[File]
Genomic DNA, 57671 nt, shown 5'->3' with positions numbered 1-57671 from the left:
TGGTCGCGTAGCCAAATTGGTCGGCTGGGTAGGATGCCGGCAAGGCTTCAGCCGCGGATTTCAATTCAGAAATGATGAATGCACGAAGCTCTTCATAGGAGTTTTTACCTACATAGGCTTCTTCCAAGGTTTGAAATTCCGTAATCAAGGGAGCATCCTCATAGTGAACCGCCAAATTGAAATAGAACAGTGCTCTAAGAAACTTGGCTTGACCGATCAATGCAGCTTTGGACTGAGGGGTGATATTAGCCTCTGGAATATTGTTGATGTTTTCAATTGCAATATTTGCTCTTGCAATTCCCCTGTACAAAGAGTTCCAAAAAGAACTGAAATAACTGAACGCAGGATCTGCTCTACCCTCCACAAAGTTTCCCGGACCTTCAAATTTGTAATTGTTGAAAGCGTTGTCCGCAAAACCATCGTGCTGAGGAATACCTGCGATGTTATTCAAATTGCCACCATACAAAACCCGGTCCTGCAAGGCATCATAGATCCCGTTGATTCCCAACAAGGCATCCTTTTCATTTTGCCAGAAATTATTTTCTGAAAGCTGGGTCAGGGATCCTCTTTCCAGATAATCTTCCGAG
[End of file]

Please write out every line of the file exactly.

Genomic DNA, 57671 nt, shown 5'->3' with positions numbered 1-57671 from the left:
TGGTCGCGTAGCCAAATTGGTCGGCTGGGTAGGATGCCGGCAAGGCTTCAGCCGCGGATTTCAATTCAGAAATGATGAATGCACGAAGCTCTTCATAGGAGTTTTTACCTACATAGGCTTCTTCCAAGGTTTGAAATTCCGTAATCAAGGGAGCATCCTCATAGTGAACCGCCAAATTGAAATAGAACAGTGCTCTAAGAAACTTGGCTTGACCGATCAATGCAGCTTTGGACTGAGGGGTGATATTAGCCTCTGGAATATTGTTGATGTTTTCAATTGCAATATTTGCTCTTGCAATTCCCCTGTACAAAGAGTTCCAAAAAGAACTGAAATAACTGAACGCAGGATCTGCTCTACCCTCCACAAAGTTTCCCGGACCTTCAAATTTGTAATTGTTGAAAGCGTTGTCCGCAAAACCATCGTGCTGAGGAATACCTGCGATGTTATTCAAATTGCCACCATACAAAACCCGGTCCTGCAAGGCATCATAGATCCCGTTGATTCCCAACAAGGCATCCTTTTCATTTTGCCAGAAATTATTTTCTGAAAGCTGGGTCAGGGATCCTCTTTCCAGATAATCTTCCGAG